During Crow’s tenure, and aided by hundreds of millions of dollars in donations, Arizona State University began a years-long research facility capital building effort that led to the establishment of the Biodesign Institute at Arizona State University, the Julie Ann Wrigley Global Institute of Sustainability, and several large interdisciplinary research buildings. Along with the research facilities, the university faculty was expanded, including the addition of five Nobel Laureates. Since 2002, the university’s research expenditures have tripled and more than 1.5 million square feet of space has been added to the university’s research facilities.

    The economic downturn that began in 2008 took a particularly hard toll on Arizona, resulting in large cuts to Arizona State University’s budget. In response to these cuts, Arizona State University capped enrollment, closed some four dozen academic programs, combined academic departments, consolidated colleges and schools, and reduced university faculty, staff and administrators; however, with an economic recovery underway in 2011, the university continued its campaign to expand the West and Polytechnic Campuses, and establish a low-cost, teaching-focused extension campus in Lake Havasu City.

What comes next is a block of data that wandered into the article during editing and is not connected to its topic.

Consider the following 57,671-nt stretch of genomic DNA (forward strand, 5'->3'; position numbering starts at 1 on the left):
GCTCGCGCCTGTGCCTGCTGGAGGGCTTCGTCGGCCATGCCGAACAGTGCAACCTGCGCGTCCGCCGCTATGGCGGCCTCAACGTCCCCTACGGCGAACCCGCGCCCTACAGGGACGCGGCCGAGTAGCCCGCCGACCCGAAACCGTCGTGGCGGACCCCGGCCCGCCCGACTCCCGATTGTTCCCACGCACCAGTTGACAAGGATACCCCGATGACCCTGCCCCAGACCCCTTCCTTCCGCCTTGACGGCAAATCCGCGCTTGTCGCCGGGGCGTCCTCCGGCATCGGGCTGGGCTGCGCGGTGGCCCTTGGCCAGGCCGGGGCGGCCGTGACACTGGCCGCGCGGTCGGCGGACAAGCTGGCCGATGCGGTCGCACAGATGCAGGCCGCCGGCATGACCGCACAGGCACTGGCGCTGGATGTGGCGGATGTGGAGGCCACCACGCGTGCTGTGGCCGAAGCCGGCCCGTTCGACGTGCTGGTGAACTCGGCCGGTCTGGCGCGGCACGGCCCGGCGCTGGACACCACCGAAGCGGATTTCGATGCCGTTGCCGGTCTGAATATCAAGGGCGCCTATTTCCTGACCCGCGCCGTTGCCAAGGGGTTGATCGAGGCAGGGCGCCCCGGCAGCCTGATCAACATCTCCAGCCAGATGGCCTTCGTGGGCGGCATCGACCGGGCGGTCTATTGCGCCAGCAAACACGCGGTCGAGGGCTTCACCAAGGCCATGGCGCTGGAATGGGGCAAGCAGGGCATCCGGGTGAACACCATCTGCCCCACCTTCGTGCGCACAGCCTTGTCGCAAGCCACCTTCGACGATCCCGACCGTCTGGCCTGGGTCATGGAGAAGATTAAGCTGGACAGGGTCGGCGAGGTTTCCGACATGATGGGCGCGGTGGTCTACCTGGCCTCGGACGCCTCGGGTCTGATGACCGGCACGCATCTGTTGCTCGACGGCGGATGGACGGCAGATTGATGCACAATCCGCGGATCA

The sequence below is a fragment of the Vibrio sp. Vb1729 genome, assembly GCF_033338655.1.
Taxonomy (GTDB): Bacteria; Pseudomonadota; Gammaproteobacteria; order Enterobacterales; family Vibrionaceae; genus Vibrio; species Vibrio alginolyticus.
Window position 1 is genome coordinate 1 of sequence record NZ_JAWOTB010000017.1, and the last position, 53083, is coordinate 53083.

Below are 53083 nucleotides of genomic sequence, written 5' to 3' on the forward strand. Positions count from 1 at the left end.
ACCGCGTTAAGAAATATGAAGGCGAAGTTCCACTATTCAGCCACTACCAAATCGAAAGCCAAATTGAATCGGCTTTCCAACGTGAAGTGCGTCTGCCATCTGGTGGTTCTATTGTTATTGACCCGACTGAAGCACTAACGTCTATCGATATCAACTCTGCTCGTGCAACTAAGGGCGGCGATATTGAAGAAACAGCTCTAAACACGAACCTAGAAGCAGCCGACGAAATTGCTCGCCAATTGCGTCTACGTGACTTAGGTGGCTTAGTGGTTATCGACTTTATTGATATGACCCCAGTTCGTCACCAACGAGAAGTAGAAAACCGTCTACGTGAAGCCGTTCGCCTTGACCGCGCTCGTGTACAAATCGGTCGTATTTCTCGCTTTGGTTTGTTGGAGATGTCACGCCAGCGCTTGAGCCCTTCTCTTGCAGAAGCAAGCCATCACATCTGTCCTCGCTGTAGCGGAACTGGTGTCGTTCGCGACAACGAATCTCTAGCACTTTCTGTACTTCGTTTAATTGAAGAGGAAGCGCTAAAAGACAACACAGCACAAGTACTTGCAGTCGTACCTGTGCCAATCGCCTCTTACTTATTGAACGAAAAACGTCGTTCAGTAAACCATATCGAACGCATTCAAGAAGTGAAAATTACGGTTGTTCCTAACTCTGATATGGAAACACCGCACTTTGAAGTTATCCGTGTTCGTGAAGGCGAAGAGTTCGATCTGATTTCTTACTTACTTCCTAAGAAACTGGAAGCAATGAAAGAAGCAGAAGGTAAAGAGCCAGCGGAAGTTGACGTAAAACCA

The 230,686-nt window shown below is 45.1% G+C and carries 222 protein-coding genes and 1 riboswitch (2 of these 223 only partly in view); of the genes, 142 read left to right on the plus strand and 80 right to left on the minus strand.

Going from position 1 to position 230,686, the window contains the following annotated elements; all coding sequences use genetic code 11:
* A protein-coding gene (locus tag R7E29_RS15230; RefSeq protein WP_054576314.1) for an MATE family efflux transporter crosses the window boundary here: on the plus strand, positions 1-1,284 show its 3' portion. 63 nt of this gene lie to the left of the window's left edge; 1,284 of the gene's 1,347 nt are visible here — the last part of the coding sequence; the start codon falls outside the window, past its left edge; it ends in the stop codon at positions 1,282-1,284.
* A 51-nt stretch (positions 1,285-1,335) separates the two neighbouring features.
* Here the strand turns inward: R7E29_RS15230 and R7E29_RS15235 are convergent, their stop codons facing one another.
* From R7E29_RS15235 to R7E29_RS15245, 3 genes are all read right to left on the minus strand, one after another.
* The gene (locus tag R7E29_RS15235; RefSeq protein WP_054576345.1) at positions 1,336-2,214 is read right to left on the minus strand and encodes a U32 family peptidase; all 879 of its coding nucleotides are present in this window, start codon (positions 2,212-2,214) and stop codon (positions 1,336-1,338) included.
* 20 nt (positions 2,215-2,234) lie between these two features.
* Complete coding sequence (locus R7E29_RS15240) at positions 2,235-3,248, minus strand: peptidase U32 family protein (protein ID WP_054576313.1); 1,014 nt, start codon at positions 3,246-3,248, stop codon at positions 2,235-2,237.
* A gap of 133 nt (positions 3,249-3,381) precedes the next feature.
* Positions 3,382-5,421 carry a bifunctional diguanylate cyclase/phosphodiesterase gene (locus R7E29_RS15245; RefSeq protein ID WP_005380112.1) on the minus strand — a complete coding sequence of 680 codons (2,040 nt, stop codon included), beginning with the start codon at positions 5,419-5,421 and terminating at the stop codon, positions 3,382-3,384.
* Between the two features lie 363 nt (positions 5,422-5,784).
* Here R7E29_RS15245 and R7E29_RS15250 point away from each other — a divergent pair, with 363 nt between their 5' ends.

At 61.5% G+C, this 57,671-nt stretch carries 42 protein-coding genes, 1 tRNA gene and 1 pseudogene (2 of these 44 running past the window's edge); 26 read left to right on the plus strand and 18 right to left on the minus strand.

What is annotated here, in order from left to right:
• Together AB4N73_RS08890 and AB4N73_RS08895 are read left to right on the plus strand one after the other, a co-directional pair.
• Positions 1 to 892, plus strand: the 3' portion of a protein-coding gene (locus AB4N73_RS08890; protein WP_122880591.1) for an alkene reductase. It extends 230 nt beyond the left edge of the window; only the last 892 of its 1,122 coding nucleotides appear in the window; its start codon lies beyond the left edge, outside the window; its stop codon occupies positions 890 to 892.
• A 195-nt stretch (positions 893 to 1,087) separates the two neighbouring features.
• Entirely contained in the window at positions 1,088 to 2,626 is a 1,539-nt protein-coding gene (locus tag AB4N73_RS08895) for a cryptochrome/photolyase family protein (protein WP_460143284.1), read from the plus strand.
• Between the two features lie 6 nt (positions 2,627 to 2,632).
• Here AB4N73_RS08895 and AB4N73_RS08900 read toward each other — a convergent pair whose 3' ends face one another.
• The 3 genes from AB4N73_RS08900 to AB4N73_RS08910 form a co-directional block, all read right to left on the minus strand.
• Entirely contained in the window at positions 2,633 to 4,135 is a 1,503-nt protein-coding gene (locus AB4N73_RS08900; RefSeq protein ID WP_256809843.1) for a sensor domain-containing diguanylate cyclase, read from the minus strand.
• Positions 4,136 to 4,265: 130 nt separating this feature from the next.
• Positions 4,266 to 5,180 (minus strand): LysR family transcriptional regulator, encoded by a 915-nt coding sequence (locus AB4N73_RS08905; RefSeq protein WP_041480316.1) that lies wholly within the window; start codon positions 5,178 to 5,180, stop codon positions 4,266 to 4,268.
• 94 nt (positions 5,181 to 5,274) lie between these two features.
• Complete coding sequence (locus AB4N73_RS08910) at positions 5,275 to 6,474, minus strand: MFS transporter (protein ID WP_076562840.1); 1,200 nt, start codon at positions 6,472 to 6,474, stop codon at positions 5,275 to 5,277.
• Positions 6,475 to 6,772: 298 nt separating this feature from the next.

As of 2011, an article in Slate reported that, “the bottom line looks good,” noting that:

    “Since Crow’s arrival, Arizona State University’s research funding has almost tripled to nearly $350 million. Degree production has increased by 45 percent. And thanks to an ambitious aid program, enrollment of students from Arizona families below poverty is up 647 percent.”

    In 2015, the Thunderbird School of Global Management became the fifth Arizona State University campus, as the Thunderbird School of Global Management at Arizona State University. Partnerships for education and research with Mayo Clinic established collaborative degree programs in health care and law, and shared administrator positions, laboratories and classes at the Mayo Clinic Arizona campus.

    The Beus Center for Law and Society, the new home of Arizona State University’s Sandra Day O’Connor College of Law, opened in fall 2016 on the Downtown Phoenix campus, relocating faculty and students from the Tempe campus to the state capital.